Terri, I think the reason the certified copy of certificate of live birth wins that race is because the doctor (or midwife or whoever was present) had to fill it out at or near the time of the birth.

The registration could have happened anytime after that, and the information in that case is no longer primary because the clerk was likely not present at the birth.

Geolover said...

I think Jenny Lanctot nailed it. The front cover of the book entitles it 'Births, Deaths and Intentions' and has a notation, "bought 1786."

However, earlier entries are decades earlier than 1786 in date, indicating that there probably was at least one other record. The index at the front has page numbers in no numerical sequence at all, which also suggests copying from other records at a lot of different dates.

One pattern I have seen in some records is recording of children born previously (elsewhere) when a family moves to a new place. In such an instance one of the parents can be assumed to be informant, but surrounding evidence must be gathered to corroborate when the family appeared in this place and united with a congregation.

This record book is part of a collection of microfilms of selected documents. The collection was not made as part of an effort to microfilm ~all~ pertinent documents. A check of the Massachusetts State Library website or query to the Town Clerk might indicate what records for this period actually exist.

Eric Jorgensen said...

I would classify the first record as either Secondary or Unknown. While the information may have been from the father (or mother), it wasn't specified, so we cannot know for certain (Unknown). But because the information was written into the record by someone separate from the event (the clerk), there could have been errors, misspellings, etc. (Secondary)

How often do we see Census Enumerators ("officials...require[d] make an accurate record of the event") misspell or introduce errors?

And I would concur with others that the third is an asbtract, and therefore derivative (not a copy of the original, as it was changed to fill a form). Even if judging the actual paper received in 1990 as it's own "original", it would certainly be Secondary as it's removed by a century and a half.

Yvette Hoitink said...

To my understanding, original or derivative tells you whether the source is in its first recorded form while primary or secondary tells you whether the contents were given by somebody who had firsthand knowledge of the event shortly afterwards. The distinction is used to assess different aspects of reliability. For example: in an abstract of a birth record you must look out for typos or information that was left out, but in a original death record you must be aware that the information about the birth of the person was not recent and probably not by a reliable informant.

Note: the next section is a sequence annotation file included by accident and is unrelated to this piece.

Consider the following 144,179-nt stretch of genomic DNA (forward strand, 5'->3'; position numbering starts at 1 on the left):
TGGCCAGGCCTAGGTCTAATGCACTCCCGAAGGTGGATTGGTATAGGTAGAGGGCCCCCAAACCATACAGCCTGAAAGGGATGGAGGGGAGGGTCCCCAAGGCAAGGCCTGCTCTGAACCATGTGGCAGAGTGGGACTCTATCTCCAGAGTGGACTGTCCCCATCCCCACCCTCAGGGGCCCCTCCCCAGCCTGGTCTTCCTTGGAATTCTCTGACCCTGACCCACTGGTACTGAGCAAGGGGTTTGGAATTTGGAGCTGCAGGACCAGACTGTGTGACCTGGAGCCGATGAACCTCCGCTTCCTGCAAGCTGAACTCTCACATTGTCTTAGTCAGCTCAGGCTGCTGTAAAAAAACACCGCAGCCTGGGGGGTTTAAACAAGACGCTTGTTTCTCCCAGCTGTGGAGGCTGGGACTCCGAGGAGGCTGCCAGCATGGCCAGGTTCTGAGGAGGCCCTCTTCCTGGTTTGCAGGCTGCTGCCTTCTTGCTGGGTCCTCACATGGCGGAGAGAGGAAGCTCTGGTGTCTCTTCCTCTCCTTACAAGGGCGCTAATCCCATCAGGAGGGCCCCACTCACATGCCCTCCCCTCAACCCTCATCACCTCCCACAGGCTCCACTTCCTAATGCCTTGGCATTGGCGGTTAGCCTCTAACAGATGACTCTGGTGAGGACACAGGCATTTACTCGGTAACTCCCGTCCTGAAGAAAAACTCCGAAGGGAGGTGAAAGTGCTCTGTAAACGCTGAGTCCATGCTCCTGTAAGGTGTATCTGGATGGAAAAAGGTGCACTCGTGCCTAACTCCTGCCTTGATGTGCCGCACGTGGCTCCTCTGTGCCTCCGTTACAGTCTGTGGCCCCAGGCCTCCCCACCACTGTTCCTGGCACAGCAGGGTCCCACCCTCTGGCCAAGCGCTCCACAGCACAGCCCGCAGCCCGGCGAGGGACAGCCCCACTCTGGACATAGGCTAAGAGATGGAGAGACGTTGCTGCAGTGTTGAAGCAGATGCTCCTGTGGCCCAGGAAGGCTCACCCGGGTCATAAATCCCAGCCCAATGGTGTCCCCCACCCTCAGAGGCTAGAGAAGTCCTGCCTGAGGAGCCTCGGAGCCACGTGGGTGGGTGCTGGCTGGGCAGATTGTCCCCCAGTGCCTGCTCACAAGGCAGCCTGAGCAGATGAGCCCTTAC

In other words: transcribing or copying a record would not effect whether the information is primary or secondary, just whether the source is original or a derivative. Otherwise it would not make sense to have these different aspects.

In my opinion, all of these records contain primary information, but all of them are derivative as even the town book does not appear to be the first recorded form.

Michael Hait said...

Yvette makes the distinction correctly in regard to your second source. The author of the book is not the informant for the information--any more than the clerk is the informant for a recorded deed or the enumerator is the informant for a census record.

It appears that the second book is probably a modern transcription/abstraction of the first book.

However, the first book would also accurately be called a derivative source, because births were not recorded *in that volume* contemporary to the events. They were probably transcribed from an earlier register to put them in order. There may be an earlier underlying record set to be consulted.

Likewise, as Jenny stated in the first comment, none of the records identify the informant directly, so whether the information is primary or secondary is UNKNOWN. You may be able to discern who the informant likely was, based on both internal and external factors, but there will never be certainty to this point.

Lastly, while making the distinction between original/derivative sources and primary/secondary information can be helpful, it can also be a bit arbitrary. The point is not so much whether a source is one or the other, but what its being one or other tells about its quality as a source of information. There are many other factors to consider in the process of analysis, some of which may be far more significant.